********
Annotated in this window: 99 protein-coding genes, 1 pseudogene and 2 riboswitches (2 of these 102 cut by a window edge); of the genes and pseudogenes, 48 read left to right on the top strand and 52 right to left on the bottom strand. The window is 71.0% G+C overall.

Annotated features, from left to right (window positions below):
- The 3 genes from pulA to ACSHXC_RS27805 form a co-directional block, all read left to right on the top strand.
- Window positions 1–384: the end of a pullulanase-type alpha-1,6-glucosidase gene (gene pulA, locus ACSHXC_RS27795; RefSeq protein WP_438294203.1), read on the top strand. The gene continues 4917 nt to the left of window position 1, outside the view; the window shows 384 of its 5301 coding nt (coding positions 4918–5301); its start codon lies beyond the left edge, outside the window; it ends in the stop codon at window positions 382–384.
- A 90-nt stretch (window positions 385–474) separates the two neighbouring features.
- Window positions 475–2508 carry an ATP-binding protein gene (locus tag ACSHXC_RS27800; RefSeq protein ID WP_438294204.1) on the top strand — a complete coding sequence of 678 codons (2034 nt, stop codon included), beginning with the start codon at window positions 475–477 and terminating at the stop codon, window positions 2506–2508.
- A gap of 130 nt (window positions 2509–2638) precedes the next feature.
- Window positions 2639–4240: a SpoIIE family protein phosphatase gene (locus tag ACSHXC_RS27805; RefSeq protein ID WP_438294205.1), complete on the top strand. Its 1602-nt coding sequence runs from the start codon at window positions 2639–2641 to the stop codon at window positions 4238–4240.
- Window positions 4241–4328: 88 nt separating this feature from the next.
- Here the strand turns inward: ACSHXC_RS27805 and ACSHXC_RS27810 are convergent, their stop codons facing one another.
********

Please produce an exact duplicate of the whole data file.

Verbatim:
Annotated in this window: 99 protein-coding genes, 1 pseudogene and 2 riboswitches (2 of these 102 cut by a window edge); of the genes and pseudogenes, 48 read left to right on the top strand and 52 right to left on the bottom strand. The window is 71.0% G+C overall.

Annotated features, from left to right (window positions below):
- The 3 genes from pulA to ACSHXC_RS27805 form a co-directional block, all read left to right on the top strand.
- Window positions 1–384: the end of a pullulanase-type alpha-1,6-glucosidase gene (gene pulA, locus ACSHXC_RS27795; RefSeq protein WP_438294203.1), read on the top strand. The gene continues 4917 nt to the left of window position 1, outside the view; the window shows 384 of its 5301 coding nt (coding positions 4918–5301); its start codon lies beyond the left edge, outside the window; it ends in the stop codon at window positions 382–384.
- A 90-nt stretch (window positions 385–474) separates the two neighbouring features.
- Window positions 475–2508 carry an ATP-binding protein gene (locus tag ACSHXC_RS27800; RefSeq protein ID WP_438294204.1) on the top strand — a complete coding sequence of 678 codons (2034 nt, stop codon included), beginning with the start codon at window positions 475–477 and terminating at the stop codon, window positions 2506–2508.
- A gap of 130 nt (window positions 2509–2638) precedes the next feature.
- Window positions 2639–4240: a SpoIIE family protein phosphatase gene (locus tag ACSHXC_RS27805; RefSeq protein ID WP_438294205.1), complete on the top strand. Its 1602-nt coding sequence runs from the start codon at window positions 2639–2641 to the stop codon at window positions 4238–4240.
- Window positions 4241–4328: 88 nt separating this feature from the next.
- Here the strand turns inward: ACSHXC_RS27805 and ACSHXC_RS27810 are convergent, their stop codons facing one another.